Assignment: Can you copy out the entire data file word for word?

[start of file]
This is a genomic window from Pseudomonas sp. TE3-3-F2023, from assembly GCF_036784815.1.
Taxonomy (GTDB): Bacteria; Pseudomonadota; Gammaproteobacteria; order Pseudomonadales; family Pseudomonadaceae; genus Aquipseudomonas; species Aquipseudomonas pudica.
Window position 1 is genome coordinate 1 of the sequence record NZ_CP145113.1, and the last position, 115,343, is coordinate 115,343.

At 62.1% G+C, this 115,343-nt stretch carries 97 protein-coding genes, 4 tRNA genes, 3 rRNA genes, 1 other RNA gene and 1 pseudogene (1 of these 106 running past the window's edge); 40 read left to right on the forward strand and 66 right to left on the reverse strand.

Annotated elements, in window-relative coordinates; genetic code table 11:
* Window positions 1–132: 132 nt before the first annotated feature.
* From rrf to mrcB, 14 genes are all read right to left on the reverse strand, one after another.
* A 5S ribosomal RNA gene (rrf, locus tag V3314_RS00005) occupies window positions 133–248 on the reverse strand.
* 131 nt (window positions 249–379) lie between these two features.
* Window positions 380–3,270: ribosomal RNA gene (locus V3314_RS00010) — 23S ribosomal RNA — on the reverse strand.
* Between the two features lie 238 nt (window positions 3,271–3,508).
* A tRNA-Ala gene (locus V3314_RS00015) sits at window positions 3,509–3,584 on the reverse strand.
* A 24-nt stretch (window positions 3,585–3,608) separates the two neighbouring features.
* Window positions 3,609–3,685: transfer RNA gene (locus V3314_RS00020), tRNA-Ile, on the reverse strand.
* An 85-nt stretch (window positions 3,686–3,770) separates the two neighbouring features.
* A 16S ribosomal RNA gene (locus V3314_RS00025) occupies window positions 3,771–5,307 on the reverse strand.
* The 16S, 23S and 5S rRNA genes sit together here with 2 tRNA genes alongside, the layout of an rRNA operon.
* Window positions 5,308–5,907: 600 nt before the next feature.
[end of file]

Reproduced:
This is a genomic window from Pseudomonas sp. TE3-3-F2023, from assembly GCF_036784815.1.
Taxonomy (GTDB): Bacteria; Pseudomonadota; Gammaproteobacteria; order Pseudomonadales; family Pseudomonadaceae; genus Aquipseudomonas; species Aquipseudomonas pudica.
Window position 1 is genome coordinate 1 of the sequence record NZ_CP145113.1, and the last position, 115,343, is coordinate 115,343.

At 62.1% G+C, this 115,343-nt stretch carries 97 protein-coding genes, 4 tRNA genes, 3 rRNA genes, 1 other RNA gene and 1 pseudogene (1 of these 106 running past the window's edge); 40 read left to right on the forward strand and 66 right to left on the reverse strand.

Annotated elements, in window-relative coordinates; genetic code table 11:
* Window positions 1–132: 132 nt before the first annotated feature.
* From rrf to mrcB, 14 genes are all read right to left on the reverse strand, one after another.
* A 5S ribosomal RNA gene (rrf, locus tag V3314_RS00005) occupies window positions 133–248 on the reverse strand.
* 131 nt (window positions 249–379) lie between these two features.
* Window positions 380–3,270: ribosomal RNA gene (locus V3314_RS00010) — 23S ribosomal RNA — on the reverse strand.
* Between the two features lie 238 nt (window positions 3,271–3,508).
* A tRNA-Ala gene (locus V3314_RS00015) sits at window positions 3,509–3,584 on the reverse strand.
* A 24-nt stretch (window positions 3,585–3,608) separates the two neighbouring features.
* Window positions 3,609–3,685: transfer RNA gene (locus V3314_RS00020), tRNA-Ile, on the reverse strand.
* An 85-nt stretch (window positions 3,686–3,770) separates the two neighbouring features.
* A 16S ribosomal RNA gene (locus V3314_RS00025) occupies window positions 3,771–5,307 on the reverse strand.
* The 16S, 23S and 5S rRNA genes sit together here with 2 tRNA genes alongside, the layout of an rRNA operon.
* Window positions 5,308–5,907: 600 nt before the next feature.